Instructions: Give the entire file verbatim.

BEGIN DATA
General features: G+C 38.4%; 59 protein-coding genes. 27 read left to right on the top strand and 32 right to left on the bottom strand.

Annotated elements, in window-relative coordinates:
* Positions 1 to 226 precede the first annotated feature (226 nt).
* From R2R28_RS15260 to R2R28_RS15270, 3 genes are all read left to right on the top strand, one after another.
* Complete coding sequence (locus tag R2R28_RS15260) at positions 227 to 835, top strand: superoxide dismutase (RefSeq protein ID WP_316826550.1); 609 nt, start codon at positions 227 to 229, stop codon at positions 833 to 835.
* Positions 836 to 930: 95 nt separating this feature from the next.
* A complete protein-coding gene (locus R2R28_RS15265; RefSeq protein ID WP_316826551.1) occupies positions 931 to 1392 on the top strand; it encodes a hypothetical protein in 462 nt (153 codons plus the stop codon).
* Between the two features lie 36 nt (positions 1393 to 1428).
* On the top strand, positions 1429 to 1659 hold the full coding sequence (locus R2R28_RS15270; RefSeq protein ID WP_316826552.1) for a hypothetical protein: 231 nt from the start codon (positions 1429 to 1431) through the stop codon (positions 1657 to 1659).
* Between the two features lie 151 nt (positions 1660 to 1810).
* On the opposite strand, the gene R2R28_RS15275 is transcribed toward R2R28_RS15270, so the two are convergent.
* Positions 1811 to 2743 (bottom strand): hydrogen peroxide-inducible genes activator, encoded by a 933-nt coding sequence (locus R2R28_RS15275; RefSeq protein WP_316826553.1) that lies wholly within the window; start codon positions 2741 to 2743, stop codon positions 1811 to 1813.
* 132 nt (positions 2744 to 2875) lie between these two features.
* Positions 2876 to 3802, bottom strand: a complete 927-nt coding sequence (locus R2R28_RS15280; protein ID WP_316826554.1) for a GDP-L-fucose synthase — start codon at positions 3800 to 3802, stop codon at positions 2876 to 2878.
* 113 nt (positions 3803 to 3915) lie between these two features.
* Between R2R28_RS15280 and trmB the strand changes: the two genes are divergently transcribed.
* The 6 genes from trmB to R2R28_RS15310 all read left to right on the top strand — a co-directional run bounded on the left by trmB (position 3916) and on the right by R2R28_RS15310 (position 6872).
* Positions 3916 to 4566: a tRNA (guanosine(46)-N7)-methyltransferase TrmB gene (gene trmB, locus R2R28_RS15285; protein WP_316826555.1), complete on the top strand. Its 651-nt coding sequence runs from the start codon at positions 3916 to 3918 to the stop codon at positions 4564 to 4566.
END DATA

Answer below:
General features: G+C 38.4%; 59 protein-coding genes. 27 read left to right on the top strand and 32 right to left on the bottom strand.

Annotated elements, in window-relative coordinates:
* Positions 1 to 226 precede the first annotated feature (226 nt).
* From R2R28_RS15260 to R2R28_RS15270, 3 genes are all read left to right on the top strand, one after another.
* Complete coding sequence (locus tag R2R28_RS15260) at positions 227 to 835, top strand: superoxide dismutase (RefSeq protein ID WP_316826550.1); 609 nt, start codon at positions 227 to 229, stop codon at positions 833 to 835.
* Positions 836 to 930: 95 nt separating this feature from the next.
* A complete protein-coding gene (locus R2R28_RS15265; RefSeq protein ID WP_316826551.1) occupies positions 931 to 1392 on the top strand; it encodes a hypothetical protein in 462 nt (153 codons plus the stop codon).
* Between the two features lie 36 nt (positions 1393 to 1428).
* On the top strand, positions 1429 to 1659 hold the full coding sequence (locus R2R28_RS15270; RefSeq protein ID WP_316826552.1) for a hypothetical protein: 231 nt from the start codon (positions 1429 to 1431) through the stop codon (positions 1657 to 1659).
* Between the two features lie 151 nt (positions 1660 to 1810).
* On the opposite strand, the gene R2R28_RS15275 is transcribed toward R2R28_RS15270, so the two are convergent.
* Positions 1811 to 2743 (bottom strand): hydrogen peroxide-inducible genes activator, encoded by a 933-nt coding sequence (locus R2R28_RS15275; RefSeq protein WP_316826553.1) that lies wholly within the window; start codon positions 2741 to 2743, stop codon positions 1811 to 1813.
* 132 nt (positions 2744 to 2875) lie between these two features.
* Positions 2876 to 3802, bottom strand: a complete 927-nt coding sequence (locus R2R28_RS15280; protein ID WP_316826554.1) for a GDP-L-fucose synthase — start codon at positions 3800 to 3802, stop codon at positions 2876 to 2878.
* 113 nt (positions 3803 to 3915) lie between these two features.
* Between R2R28_RS15280 and trmB the strand changes: the two genes are divergently transcribed.
* The 6 genes from trmB to R2R28_RS15310 all read left to right on the top strand — a co-directional run bounded on the left by trmB (position 3916) and on the right by R2R28_RS15310 (position 6872).
* Positions 3916 to 4566: a tRNA (guanosine(46)-N7)-methyltransferase TrmB gene (gene trmB, locus R2R28_RS15285; protein WP_316826555.1), complete on the top strand. Its 651-nt coding sequence runs from the start codon at positions 3916 to 3918 to the stop codon at positions 4564 to 4566.